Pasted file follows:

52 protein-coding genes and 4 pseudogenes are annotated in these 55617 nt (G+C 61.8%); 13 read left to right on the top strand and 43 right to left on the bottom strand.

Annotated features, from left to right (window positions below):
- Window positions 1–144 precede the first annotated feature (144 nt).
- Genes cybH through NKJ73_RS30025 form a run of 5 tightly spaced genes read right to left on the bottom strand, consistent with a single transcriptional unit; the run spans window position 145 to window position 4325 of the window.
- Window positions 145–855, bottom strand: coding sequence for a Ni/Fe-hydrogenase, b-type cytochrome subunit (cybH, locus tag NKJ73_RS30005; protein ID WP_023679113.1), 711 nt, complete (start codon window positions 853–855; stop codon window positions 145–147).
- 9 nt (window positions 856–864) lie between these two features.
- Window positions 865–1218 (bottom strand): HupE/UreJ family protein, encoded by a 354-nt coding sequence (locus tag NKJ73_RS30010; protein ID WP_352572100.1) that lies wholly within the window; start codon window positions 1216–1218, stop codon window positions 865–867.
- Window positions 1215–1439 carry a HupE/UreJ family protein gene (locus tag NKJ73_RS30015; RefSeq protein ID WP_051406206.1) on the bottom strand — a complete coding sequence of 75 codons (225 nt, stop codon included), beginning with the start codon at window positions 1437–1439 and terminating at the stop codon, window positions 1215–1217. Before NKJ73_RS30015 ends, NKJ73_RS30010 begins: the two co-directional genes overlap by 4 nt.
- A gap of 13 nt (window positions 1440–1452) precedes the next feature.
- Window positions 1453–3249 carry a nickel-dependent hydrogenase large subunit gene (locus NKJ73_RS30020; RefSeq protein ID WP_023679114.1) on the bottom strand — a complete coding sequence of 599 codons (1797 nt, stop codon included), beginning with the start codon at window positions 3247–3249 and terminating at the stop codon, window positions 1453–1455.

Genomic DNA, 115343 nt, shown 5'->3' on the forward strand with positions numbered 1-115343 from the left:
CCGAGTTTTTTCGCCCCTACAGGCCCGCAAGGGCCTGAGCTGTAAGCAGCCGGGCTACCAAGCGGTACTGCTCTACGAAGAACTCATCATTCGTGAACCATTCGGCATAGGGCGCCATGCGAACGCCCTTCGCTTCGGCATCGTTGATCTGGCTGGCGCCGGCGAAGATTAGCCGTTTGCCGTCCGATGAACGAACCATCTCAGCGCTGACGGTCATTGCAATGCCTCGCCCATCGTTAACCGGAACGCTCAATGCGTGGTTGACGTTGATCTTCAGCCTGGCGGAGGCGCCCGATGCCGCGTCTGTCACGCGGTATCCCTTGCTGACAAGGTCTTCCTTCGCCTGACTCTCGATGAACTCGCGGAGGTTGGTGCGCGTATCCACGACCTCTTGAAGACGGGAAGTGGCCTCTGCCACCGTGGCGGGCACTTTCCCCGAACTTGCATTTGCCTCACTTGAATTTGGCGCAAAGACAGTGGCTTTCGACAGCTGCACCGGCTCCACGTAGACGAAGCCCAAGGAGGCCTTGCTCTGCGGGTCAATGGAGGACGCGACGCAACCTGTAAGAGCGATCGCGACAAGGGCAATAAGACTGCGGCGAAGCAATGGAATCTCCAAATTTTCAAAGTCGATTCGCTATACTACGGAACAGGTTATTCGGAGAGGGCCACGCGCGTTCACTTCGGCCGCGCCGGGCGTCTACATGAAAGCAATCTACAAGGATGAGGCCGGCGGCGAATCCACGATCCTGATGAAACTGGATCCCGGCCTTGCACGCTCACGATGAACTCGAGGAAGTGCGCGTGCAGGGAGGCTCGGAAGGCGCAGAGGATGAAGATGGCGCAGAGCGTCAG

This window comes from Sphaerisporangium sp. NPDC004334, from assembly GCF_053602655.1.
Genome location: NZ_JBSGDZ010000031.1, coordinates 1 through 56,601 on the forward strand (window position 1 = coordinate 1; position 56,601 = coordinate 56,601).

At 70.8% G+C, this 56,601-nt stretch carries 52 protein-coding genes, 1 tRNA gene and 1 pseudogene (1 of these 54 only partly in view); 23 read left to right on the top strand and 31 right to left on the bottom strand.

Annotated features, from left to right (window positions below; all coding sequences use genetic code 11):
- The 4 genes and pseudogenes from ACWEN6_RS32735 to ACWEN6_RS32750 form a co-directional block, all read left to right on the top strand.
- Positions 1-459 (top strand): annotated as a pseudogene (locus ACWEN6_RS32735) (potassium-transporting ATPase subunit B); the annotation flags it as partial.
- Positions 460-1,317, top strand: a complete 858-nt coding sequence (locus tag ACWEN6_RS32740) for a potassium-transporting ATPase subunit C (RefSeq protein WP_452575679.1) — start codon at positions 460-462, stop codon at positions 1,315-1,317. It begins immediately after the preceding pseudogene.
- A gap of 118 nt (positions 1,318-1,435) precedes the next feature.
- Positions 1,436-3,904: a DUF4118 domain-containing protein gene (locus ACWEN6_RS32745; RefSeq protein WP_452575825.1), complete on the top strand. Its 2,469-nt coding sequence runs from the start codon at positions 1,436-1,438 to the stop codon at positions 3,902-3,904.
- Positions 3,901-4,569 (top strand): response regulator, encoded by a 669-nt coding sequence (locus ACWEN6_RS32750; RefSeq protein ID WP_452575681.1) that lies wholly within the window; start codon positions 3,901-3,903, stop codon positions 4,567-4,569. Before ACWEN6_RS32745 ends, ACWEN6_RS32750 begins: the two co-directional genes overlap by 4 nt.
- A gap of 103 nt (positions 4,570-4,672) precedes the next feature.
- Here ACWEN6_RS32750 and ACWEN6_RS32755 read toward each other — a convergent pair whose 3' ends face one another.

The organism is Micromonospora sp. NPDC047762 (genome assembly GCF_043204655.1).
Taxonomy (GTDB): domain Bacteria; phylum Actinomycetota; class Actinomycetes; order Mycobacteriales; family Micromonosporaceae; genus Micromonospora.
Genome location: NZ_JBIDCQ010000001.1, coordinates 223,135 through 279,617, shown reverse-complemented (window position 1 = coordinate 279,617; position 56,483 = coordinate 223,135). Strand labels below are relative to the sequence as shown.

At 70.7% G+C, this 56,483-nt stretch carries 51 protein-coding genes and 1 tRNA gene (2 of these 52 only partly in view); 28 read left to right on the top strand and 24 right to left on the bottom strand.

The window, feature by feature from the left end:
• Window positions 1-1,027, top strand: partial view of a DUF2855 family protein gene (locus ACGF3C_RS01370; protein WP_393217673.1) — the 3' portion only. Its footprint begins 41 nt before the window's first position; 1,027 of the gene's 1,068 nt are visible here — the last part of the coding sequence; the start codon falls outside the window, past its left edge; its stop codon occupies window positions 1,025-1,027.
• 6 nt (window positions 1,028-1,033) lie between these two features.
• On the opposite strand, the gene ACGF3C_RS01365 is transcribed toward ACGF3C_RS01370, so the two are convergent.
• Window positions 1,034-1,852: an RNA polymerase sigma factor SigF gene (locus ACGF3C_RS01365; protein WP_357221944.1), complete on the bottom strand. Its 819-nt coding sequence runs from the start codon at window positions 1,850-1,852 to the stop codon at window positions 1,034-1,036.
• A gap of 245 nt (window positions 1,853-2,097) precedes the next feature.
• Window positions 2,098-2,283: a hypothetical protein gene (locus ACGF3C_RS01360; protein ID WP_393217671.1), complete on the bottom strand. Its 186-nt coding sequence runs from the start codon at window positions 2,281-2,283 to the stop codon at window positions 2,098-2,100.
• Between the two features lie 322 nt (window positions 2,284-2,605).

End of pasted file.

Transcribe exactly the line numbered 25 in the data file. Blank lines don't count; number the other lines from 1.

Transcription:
The organism is Micromonospora sp. NPDC047762 (genome assembly GCF_043204655.1).